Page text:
Mankerny School

Amudha teaches Sinhala in her new extension

Amudha teaches Sinhala in her new extension

Sneeha has begun nursing training, and we now have new teachers helping the local Tamil-speaking children to master Sinhala, the official national language.

Amudha is teaching from a new extension Star Action has built on her own home, whilst Rakshana teaches in Mankerny.  This will mean that they can really benefit from the education offered in National Schools.

In 2014 we were able, thanks to the generosity of a STAR

P1050617ACTION supporter, to buy bicycles for Kowsika and Sneeha, to enable them to visit some of the more far-flung children whom they support.  Liz, our supporter flew out to present the bikes in person and later said “What fun to go to the bicycle shop in Valechennai and buy bikes for the two lovely young teachers, Sneeha and Kowsika, and to see their happy faces”


Our two girls really are outstanding.  On our visit in August 2012, we were delighted to hear how well the girls are doing.  A small village community building  has been cleaned up for the girls to use for the after school lessons.  In Sri Lanka school begins at 7.00am and ends about 1.30pm (older children obviously can go on later than that).  What our girls Sneeha and Kowsika are doing is after

school tuition for any children who want to come to catch up and do extra practice.  This is very helpful for the less able children who are behind with their work.  40+ children attend regularly, covering a seven class age range.  We were told that the government teachers are so thrilled with what the girls are doing and the help they are bringing to so many children, that they wish to meet us personally to thank us on our next visit.

Sneeha’s 16 year old brother is also enthused with the project and helps his sister when he is not busy with his own school lessons.  We were very impressed with him.

Sneeha asked Star Action for more exercise books and pencils for the children to use and we were able to give her the money straight away.  We were also delighted to present the girls with wrist watches as gifts from one of our dedicated Star Action supporters.  The photo shows how thrilled Sneeha is with hers.

Star Action has now made the commitment to pay a regular monthly ‘salary’ for the girls.  They both come from really poor families and this salary will mean that their parents continue to support them doing the work, rather than sending them into labouring or factory jobs.  Thanks to generous help from Star Action supporters, we are able to make this commitment.  We feel it really is making a difference in this very poor village, which like Kayankerny suffered the double blow of the tsunami and many, many years of civil war.  This part of the East Coast was one of the last stand of the rebel forces, and we have seen many derelict buildings and indeed parts of the schools, too, which still bear the marks of gunshot and explosion.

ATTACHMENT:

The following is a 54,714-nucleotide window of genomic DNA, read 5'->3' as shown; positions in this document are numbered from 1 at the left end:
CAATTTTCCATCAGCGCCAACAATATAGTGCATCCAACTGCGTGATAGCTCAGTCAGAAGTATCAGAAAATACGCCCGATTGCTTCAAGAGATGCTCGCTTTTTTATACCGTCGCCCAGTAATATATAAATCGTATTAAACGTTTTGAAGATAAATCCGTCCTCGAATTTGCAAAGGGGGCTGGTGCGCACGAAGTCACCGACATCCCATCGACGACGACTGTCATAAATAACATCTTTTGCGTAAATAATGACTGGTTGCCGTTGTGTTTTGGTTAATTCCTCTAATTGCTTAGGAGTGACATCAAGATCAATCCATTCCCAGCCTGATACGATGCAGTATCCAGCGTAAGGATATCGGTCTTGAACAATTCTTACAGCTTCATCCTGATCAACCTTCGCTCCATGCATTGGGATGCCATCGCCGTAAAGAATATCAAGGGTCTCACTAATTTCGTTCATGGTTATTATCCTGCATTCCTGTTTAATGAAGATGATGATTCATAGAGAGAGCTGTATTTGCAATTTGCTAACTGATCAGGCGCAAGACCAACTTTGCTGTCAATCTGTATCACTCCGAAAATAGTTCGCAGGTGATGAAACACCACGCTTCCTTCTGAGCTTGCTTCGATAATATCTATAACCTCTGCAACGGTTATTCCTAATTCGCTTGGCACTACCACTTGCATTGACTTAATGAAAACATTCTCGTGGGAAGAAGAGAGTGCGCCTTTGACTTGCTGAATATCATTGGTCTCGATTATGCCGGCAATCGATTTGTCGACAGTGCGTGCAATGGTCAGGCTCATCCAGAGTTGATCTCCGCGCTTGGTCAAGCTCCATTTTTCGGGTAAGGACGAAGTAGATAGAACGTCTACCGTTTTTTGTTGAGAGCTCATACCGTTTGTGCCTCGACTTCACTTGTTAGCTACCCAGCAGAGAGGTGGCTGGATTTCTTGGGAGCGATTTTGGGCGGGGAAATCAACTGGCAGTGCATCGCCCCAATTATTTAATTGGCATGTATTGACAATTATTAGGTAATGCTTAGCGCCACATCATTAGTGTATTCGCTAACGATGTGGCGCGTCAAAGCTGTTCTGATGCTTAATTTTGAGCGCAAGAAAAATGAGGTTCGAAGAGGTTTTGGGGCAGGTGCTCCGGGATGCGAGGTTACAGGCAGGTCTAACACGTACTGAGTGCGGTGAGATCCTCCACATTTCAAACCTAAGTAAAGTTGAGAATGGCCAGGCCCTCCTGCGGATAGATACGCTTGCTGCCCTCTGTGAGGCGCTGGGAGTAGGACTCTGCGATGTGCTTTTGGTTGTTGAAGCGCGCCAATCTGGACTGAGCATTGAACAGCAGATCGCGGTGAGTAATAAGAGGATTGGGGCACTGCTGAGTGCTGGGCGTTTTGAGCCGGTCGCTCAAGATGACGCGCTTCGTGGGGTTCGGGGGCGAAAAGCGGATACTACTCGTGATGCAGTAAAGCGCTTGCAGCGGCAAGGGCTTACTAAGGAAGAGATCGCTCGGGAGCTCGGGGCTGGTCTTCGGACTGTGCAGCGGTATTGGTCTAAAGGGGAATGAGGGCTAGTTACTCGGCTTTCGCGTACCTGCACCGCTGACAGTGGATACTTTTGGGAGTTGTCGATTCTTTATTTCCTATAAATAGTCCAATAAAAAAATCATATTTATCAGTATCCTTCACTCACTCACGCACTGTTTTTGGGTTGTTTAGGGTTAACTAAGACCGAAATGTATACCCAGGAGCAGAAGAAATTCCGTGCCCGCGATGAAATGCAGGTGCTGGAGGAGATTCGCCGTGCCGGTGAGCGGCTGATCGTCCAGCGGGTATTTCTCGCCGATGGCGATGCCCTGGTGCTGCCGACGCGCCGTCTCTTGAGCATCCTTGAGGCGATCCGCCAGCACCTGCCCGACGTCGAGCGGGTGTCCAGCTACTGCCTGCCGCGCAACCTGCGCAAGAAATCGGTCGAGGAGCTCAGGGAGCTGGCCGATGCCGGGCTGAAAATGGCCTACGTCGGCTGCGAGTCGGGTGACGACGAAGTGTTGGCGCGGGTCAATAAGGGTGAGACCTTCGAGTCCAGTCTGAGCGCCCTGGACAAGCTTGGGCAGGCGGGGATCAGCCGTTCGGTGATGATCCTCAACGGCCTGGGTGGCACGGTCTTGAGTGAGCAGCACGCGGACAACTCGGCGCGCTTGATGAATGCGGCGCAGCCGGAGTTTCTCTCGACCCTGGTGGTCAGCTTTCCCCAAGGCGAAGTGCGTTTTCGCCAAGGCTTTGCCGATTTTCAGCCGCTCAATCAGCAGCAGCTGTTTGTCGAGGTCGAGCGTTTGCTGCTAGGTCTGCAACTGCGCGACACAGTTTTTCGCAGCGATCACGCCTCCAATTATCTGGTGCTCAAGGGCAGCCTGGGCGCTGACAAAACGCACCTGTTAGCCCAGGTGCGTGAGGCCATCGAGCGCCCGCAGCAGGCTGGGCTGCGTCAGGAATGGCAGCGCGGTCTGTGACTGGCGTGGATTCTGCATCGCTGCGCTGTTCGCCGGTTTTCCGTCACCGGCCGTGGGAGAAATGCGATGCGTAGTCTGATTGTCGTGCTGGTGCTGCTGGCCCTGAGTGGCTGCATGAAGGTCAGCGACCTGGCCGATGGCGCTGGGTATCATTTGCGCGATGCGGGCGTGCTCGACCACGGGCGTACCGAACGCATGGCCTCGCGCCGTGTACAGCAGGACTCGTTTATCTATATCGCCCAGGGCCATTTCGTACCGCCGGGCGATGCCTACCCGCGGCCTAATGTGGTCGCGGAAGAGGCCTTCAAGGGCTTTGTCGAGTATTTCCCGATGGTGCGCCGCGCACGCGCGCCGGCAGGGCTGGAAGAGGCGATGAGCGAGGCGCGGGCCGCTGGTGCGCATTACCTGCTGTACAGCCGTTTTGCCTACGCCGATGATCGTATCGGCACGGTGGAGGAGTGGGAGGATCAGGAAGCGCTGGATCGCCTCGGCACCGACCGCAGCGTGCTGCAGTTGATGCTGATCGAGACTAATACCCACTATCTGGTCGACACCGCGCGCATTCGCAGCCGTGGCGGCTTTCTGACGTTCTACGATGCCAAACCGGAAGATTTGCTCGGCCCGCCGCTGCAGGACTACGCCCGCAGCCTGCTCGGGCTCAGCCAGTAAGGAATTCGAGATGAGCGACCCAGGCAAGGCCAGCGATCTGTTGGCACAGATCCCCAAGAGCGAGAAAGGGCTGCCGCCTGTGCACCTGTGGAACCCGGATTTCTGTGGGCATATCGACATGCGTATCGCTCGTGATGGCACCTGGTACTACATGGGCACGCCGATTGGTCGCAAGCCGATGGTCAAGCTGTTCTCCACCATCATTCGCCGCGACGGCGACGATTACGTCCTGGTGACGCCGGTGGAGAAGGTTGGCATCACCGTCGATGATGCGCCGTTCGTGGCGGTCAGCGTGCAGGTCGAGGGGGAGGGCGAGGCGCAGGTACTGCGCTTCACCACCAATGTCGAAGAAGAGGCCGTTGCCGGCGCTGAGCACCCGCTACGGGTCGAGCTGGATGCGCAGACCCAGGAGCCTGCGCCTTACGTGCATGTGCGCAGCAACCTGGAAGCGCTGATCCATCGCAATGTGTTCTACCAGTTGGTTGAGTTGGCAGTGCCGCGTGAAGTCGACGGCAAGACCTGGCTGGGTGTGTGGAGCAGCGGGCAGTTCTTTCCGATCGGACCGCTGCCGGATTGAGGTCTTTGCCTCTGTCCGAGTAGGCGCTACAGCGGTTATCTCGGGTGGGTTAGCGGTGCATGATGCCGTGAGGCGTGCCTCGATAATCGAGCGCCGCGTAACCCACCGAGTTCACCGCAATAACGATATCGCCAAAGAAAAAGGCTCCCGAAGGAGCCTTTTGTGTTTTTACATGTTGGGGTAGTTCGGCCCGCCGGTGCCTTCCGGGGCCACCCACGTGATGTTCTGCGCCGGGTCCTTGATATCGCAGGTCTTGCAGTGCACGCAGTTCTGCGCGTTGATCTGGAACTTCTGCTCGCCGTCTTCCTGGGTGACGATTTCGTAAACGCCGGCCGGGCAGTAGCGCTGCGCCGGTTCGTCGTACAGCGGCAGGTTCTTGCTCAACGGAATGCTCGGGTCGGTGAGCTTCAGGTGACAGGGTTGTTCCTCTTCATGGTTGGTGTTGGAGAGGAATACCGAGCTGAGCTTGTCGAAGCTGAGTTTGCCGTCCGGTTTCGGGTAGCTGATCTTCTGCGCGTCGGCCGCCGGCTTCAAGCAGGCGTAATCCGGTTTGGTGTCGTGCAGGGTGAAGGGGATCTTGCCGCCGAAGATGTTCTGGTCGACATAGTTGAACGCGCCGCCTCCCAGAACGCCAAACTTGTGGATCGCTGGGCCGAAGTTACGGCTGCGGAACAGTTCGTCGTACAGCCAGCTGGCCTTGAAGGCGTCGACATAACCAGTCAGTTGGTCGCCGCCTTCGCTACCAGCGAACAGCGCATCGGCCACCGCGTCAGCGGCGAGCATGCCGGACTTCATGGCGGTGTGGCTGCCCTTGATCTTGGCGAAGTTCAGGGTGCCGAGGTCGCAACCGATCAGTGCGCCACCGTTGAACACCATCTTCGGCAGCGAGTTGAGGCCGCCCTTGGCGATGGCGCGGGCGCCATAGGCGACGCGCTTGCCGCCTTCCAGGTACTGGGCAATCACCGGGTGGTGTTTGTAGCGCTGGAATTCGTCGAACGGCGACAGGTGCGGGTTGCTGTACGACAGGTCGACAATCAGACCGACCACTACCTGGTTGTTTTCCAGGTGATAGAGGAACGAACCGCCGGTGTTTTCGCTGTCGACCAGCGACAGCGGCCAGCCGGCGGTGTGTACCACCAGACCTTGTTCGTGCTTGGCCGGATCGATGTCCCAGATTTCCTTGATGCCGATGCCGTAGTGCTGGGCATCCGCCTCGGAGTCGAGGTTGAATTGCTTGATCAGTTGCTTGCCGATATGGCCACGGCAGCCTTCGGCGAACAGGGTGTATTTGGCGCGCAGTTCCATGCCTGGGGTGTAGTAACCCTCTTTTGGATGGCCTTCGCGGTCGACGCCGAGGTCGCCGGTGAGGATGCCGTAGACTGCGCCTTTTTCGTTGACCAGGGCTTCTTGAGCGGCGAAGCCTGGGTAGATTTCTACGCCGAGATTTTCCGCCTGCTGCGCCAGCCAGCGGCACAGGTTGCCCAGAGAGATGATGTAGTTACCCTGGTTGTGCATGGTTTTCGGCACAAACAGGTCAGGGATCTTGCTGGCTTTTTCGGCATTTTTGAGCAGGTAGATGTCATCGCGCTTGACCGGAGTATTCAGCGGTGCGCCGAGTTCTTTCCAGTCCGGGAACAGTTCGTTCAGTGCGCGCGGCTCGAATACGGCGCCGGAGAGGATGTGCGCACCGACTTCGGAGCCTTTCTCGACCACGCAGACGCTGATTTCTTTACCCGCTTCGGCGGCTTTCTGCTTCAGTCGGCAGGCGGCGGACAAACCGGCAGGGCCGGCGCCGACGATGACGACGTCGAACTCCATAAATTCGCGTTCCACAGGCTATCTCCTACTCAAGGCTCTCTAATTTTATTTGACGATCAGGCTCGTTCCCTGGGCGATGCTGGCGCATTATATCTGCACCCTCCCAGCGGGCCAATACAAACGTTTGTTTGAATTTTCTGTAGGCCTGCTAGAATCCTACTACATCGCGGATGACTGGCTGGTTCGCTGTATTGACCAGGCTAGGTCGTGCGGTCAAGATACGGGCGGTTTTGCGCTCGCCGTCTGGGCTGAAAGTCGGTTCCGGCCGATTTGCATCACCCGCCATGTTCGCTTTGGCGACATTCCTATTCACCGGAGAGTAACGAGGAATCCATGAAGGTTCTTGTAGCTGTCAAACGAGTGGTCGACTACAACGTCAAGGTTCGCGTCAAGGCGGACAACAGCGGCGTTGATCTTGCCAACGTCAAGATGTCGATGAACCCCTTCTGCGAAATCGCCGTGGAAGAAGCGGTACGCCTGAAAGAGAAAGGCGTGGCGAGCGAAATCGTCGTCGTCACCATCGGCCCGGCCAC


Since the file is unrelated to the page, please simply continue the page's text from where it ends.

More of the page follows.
MANKERNY SCHOOL PROJECTWe are continuing to focus our attention on the East Coast which has experienced the double blow of the full force of the tsunami wave, plus the recent resurgence of the civil war. We experienced this at first hand in our recent trip when we visited a number of villages north of Batticaloa, where we saw newly built post-tsunami homes, now empty and semi-destroyed by shells and gunfire. The village in this area which we have chosen to help particularly is Mankerny, near Valachennai. We have already given help to the school here. After our first visit, a specific gift enabled us to immediately give an exercise book and pencil to every one of the 870 pupils (of whom 375 were refugee children). Now, as a result of generous gifts, we have given 485 younger children a STAR ACTION school bag (see picture below). For older children we are giving a smart briefcase. Another specific gift has enabled us to add to our gifts a Roneo machine for copying school lessons, etc. The school has also asked for school shoes and socks for every child, which we are hoping to be able to give.

SPONSOR A GIFTED PUPILAnother possibility for individual sponsorship is in education. Mankerny has a problem in that most children give up their school lessons early as there is pressure from their very poor families to become wage earners. Others leave the village to work in towns and this perpetuates the village deprivati

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